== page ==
Columbia University in the City of New York




How Genes Shape Behavior

From the lab of Andrés Bendesky, MD, PhD, Columbia's Zuckerman Institute

Dual betta fish circling to make an attack. These fish have been bred to be aggressive. In his lab, Dr. Bendesky is studying these fish to see whether their aggression can be traced back to any genetic markers, and whether equivalents of those markers could exist in people (Credit: iStockPhoto/Getty Images).

You have a complex brain compared to most animals on the tree of life.

How your brain got to be that way — and just how special it is — remains much of a mystery. The evolutionary history of the brain, from the simplest ones that emerged hundreds of millions of years ago, to Einstein’s unique cerebrum, is still be written.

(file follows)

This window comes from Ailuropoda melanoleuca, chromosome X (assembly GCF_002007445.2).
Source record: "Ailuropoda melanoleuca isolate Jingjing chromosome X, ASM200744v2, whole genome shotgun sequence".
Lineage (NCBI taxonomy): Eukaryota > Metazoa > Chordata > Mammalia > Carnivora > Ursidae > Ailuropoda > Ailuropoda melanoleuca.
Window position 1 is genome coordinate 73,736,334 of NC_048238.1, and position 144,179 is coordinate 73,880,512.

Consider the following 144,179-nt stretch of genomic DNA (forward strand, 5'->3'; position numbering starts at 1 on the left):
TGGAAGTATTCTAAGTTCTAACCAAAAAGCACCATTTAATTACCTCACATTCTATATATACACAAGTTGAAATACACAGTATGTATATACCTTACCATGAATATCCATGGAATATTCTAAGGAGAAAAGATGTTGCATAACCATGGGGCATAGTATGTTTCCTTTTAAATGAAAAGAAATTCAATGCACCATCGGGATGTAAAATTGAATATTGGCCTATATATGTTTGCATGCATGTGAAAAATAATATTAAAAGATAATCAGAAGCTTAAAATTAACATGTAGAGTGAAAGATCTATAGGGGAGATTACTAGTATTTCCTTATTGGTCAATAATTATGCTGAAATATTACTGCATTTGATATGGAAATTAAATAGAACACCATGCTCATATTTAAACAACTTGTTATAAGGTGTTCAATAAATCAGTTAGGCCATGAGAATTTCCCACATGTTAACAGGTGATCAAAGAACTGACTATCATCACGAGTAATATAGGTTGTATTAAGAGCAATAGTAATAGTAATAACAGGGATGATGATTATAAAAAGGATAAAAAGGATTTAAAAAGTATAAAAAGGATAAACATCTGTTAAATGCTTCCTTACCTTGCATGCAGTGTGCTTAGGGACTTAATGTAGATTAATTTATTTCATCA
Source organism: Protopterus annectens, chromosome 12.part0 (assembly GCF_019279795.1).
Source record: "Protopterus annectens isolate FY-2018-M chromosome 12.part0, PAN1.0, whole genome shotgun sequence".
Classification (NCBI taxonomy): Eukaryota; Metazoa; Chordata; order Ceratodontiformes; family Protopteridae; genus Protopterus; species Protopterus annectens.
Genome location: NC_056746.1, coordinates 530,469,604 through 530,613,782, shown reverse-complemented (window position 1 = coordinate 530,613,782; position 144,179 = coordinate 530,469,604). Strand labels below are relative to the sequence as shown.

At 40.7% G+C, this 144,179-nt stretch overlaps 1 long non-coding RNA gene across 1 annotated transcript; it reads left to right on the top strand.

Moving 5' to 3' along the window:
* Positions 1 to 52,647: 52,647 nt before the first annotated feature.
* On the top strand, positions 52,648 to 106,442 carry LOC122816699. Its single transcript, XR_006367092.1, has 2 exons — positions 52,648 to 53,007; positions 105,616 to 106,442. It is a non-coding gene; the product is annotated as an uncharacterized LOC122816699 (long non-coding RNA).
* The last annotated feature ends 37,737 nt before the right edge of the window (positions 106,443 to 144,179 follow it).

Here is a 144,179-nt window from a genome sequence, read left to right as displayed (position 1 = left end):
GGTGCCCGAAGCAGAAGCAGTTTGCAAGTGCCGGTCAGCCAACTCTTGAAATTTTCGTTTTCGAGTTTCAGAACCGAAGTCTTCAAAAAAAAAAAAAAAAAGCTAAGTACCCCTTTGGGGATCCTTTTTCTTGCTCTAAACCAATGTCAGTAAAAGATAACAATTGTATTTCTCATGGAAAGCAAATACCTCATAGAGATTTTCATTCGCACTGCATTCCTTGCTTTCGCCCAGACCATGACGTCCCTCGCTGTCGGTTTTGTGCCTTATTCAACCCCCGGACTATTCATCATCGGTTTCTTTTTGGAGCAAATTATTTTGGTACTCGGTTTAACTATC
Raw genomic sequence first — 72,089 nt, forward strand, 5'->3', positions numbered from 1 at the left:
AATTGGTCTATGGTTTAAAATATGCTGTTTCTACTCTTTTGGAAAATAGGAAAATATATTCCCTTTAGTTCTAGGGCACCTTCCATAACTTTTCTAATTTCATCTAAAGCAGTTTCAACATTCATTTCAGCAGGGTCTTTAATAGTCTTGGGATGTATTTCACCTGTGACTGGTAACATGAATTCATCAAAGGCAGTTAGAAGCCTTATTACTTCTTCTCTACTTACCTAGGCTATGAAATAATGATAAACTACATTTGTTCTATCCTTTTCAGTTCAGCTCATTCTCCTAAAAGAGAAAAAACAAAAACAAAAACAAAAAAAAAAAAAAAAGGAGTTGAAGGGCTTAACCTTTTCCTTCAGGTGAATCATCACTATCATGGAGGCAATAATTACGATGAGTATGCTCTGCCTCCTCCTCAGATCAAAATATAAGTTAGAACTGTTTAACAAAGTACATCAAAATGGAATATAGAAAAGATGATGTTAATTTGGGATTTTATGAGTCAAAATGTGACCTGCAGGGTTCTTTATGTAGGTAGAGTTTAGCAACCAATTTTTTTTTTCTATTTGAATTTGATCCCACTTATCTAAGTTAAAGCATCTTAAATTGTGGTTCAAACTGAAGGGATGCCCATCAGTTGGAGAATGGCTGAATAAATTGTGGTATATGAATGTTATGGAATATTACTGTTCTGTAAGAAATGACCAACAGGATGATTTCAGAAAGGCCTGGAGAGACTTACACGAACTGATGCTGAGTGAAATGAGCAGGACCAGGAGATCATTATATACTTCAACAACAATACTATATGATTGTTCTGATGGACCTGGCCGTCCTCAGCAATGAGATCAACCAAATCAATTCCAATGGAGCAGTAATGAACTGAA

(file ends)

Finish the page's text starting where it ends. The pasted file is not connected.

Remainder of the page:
Researchers at Columbia’s Zuckerman Institute have a keen interest in how our brains are similar to those of other animals, and how they are different. Do humans have special genes that shape our brains in special ways? Or do creatures that look very different — humans and flies, for instance — have similar DNA controlling their brain development? And why do people behave differently from mice or worms in the first place?

To investigate evolution, we build new tools to study the behaviors of diverse creatures, and to investigate how genes shape the architecture of brains big and small. In addition to uncovering the origins of our ability to think creatively or solve complex problems, our work in this area has led to surprising findings that may further efforts to treat diseases like autism.

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